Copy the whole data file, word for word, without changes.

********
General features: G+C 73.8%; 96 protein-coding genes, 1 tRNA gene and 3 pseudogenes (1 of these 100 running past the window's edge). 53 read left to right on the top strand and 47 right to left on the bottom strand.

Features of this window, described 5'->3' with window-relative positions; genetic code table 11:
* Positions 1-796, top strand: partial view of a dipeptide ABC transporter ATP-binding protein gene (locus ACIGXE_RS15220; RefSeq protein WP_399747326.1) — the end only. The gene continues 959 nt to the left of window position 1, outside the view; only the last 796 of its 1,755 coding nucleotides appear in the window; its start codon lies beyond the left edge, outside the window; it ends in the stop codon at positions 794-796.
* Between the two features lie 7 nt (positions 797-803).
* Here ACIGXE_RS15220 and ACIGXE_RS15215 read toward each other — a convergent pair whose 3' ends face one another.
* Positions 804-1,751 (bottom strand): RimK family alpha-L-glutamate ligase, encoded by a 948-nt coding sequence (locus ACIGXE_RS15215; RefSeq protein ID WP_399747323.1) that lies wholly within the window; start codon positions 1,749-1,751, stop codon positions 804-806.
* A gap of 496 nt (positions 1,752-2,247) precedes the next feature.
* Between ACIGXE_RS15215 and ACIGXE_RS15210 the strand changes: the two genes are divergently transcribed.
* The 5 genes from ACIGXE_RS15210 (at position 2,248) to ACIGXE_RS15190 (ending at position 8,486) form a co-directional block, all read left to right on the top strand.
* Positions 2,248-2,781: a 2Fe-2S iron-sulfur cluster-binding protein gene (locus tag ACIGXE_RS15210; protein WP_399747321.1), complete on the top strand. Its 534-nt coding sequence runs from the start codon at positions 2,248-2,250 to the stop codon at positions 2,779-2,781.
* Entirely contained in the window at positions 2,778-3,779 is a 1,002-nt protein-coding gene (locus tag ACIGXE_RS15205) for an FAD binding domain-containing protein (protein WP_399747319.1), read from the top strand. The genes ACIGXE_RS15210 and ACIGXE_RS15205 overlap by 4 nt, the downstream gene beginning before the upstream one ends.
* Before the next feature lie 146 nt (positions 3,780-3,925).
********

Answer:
General features: G+C 73.8%; 96 protein-coding genes, 1 tRNA gene and 3 pseudogenes (1 of these 100 running past the window's edge). 53 read left to right on the top strand and 47 right to left on the bottom strand.

Features of this window, described 5'->3' with window-relative positions; genetic code table 11:
* Positions 1-796, top strand: partial view of a dipeptide ABC transporter ATP-binding protein gene (locus ACIGXE_RS15220; RefSeq protein WP_399747326.1) — the end only. The gene continues 959 nt to the left of window position 1, outside the view; only the last 796 of its 1,755 coding nucleotides appear in the window; its start codon lies beyond the left edge, outside the window; it ends in the stop codon at positions 794-796.
* Between the two features lie 7 nt (positions 797-803).
* Here ACIGXE_RS15220 and ACIGXE_RS15215 read toward each other — a convergent pair whose 3' ends face one another.
* Positions 804-1,751 (bottom strand): RimK family alpha-L-glutamate ligase, encoded by a 948-nt coding sequence (locus ACIGXE_RS15215; RefSeq protein ID WP_399747323.1) that lies wholly within the window; start codon positions 1,749-1,751, stop codon positions 804-806.
* A gap of 496 nt (positions 1,752-2,247) precedes the next feature.
* Between ACIGXE_RS15215 and ACIGXE_RS15210 the strand changes: the two genes are divergently transcribed.
* The 5 genes from ACIGXE_RS15210 (at position 2,248) to ACIGXE_RS15190 (ending at position 8,486) form a co-directional block, all read left to right on the top strand.
* Positions 2,248-2,781: a 2Fe-2S iron-sulfur cluster-binding protein gene (locus tag ACIGXE_RS15210; protein WP_399747321.1), complete on the top strand. Its 534-nt coding sequence runs from the start codon at positions 2,248-2,250 to the stop codon at positions 2,779-2,781.
* Entirely contained in the window at positions 2,778-3,779 is a 1,002-nt protein-coding gene (locus tag ACIGXE_RS15205) for an FAD binding domain-containing protein (protein WP_399747319.1), read from the top strand. The genes ACIGXE_RS15210 and ACIGXE_RS15205 overlap by 4 nt, the downstream gene beginning before the upstream one ends.
* Before the next feature lie 146 nt (positions 3,780-3,925).